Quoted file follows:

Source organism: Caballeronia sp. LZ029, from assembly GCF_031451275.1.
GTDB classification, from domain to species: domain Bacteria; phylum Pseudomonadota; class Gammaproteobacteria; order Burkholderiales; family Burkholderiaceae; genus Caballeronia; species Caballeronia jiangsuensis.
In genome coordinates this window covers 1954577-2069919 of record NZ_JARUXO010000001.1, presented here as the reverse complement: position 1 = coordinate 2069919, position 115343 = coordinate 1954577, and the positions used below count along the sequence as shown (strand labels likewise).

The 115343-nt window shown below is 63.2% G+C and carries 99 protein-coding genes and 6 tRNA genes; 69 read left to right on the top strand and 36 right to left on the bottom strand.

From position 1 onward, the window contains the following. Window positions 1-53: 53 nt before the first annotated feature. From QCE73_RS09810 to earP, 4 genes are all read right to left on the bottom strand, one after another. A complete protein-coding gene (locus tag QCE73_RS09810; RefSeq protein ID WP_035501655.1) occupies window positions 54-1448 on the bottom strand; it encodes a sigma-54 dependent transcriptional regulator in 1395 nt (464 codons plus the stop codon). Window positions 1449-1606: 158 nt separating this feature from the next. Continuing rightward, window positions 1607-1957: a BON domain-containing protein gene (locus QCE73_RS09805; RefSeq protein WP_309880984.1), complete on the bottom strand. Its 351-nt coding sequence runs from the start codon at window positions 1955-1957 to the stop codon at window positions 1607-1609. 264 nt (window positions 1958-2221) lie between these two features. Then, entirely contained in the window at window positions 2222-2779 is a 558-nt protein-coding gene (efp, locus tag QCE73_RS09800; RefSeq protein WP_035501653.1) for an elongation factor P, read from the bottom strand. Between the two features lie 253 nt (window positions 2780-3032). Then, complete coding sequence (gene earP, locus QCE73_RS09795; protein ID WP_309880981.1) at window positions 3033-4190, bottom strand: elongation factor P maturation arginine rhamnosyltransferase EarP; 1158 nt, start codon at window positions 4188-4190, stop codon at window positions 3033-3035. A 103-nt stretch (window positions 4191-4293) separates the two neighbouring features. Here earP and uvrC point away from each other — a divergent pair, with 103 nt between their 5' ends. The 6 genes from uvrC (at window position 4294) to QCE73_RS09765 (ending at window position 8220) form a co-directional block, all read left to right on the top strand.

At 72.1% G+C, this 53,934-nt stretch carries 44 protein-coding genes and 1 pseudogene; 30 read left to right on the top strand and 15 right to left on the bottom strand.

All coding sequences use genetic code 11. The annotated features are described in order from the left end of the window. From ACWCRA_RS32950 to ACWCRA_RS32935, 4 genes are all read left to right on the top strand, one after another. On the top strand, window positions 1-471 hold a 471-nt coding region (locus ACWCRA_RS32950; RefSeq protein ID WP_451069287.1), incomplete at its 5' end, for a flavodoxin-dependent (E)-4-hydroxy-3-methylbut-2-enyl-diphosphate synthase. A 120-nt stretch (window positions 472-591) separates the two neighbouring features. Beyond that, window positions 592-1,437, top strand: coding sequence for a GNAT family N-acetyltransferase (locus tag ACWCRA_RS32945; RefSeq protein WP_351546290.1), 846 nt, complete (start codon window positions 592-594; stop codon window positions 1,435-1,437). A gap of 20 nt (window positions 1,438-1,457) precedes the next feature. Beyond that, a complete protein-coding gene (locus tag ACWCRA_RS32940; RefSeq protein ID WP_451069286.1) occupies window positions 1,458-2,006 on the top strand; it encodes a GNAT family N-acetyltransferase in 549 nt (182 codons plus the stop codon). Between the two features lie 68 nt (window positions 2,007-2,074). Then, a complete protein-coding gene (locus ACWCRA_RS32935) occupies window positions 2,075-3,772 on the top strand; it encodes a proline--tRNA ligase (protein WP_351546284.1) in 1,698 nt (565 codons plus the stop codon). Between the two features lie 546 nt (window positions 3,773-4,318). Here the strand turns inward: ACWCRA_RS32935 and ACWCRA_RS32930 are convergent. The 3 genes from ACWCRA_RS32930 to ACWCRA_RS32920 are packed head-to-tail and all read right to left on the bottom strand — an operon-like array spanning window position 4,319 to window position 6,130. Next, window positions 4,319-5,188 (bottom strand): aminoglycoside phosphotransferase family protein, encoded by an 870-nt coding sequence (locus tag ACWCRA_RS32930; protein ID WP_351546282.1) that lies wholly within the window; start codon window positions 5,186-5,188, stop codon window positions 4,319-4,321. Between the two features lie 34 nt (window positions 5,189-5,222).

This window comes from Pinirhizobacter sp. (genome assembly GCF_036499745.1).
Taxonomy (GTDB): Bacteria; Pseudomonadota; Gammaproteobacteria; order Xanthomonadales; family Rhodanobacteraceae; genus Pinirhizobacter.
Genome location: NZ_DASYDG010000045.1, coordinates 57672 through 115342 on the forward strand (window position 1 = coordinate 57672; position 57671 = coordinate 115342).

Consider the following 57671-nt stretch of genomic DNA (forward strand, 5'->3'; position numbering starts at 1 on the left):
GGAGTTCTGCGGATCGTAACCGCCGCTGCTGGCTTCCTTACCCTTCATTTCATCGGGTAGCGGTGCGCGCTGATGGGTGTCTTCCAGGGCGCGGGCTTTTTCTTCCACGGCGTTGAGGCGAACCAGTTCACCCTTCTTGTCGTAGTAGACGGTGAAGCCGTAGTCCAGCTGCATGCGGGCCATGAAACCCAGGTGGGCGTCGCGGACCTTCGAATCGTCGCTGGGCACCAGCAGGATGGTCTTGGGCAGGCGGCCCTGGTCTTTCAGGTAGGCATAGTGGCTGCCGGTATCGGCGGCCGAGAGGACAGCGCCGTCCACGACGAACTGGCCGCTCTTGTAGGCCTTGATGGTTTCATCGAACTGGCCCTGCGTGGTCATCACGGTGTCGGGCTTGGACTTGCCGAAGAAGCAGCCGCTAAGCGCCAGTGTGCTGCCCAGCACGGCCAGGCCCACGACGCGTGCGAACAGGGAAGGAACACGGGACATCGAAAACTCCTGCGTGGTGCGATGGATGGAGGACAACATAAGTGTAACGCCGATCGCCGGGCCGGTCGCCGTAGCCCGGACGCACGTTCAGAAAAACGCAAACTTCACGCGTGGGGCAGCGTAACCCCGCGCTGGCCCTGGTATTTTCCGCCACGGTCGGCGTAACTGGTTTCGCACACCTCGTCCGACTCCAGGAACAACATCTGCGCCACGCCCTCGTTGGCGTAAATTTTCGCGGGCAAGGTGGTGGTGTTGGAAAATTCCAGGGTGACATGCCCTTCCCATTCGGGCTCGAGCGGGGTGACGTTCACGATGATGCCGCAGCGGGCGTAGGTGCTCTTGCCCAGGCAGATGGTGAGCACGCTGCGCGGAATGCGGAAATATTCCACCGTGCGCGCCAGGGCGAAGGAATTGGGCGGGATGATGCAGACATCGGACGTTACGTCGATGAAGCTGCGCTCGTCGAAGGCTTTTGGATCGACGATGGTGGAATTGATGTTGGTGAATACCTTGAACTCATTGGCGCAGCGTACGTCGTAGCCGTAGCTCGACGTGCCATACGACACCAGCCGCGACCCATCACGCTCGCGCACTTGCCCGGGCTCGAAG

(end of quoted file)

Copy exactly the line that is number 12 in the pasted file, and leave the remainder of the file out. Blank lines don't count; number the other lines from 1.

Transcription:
GGAGTTCTGCGGATCGTAACCGCCGCTGCTGGCTTCCTTACCCTTCATTTCATCGGGTAGCGGTGCGCGCTGATGGGTGTCTTCCAGGGCGCGGGCTTTTTCTTCCACGGCGTTGAGGCGAACCAGTTCACCCTTCTTGTCGTAGTAGACGGTGAAGCCGTAGTCCAGCTGCATGCGGGCCATGAAACCCAGGTGGGCGTCGCGGACCTTCGAATCGTCGCTGGGCACCAGCAGGATGGTCTTGGGCAGGCGGCCCTGGTCTTTCAGGTAGGCATAGTGGCTGCCGGTATCGGCGGCCGAGAGGACAGCGCCGTCCACGACGAACTGGCCGCTCTTGTAGGCCTTGATGGTTTCATCGAACTGGCCCTGCGTGGTCATCACGGTGTCGGGCTTGGACTTGCCGAAGAAGCAGCCGCTAAGCGCCAGTGTGCTGCCCAGCACGGCCAGGCCCACGACGCGTGCGAACAGGGAAGGAACACGGGACATCGAAAACTCCTGCGTGGTGCGATGGATGGAGGACAACATAAGTGTAACGCCGATCGCCGGGCCGGTCGCCGTAGCCCGGACGCACGTTCAGAAAAACGCAAACTTCACGCGTGGGGCAGCGTAACCCCGCGCTGGCCCTGGTATTTTCCGCCACGGTCGGCGTAACTGGTTTCGCACACCTCGTCCGACTCCAGGAACAACATCTGCGCCACGCCCTCGTTGGCGTAAATTTTCGCGGGCAAGGTGGTGGTGTTGGAAAATTCCAGGGTGACATGCCCTTCCCATTCGGGCTCGAGCGGGGTGACGTTCACGATGATGCCGCAGCGGGCGTAGGTGCTCTTGCCCAGGCAGATGGTGAGCACGCTGCGCGGAATGCGGAAATATTCCACCGTGCGCGCCAGGGCGAAGGAATTGGGCGGGATGATGCAGACATCGGACGTTACGTCGATGAAGCTGCGCTCGTCGAAGGCTTTTGGATCGACGATGGTGGAATTGATGTTGGTGAATACCTTGAACTCATTGGCGCAGCGTACGTCGTAGCCGTAGCTCGACGTGCCATACGACACCAGCCGCGACCCATCACGCTCGCGCACTTGCCCGGGCTCGAAG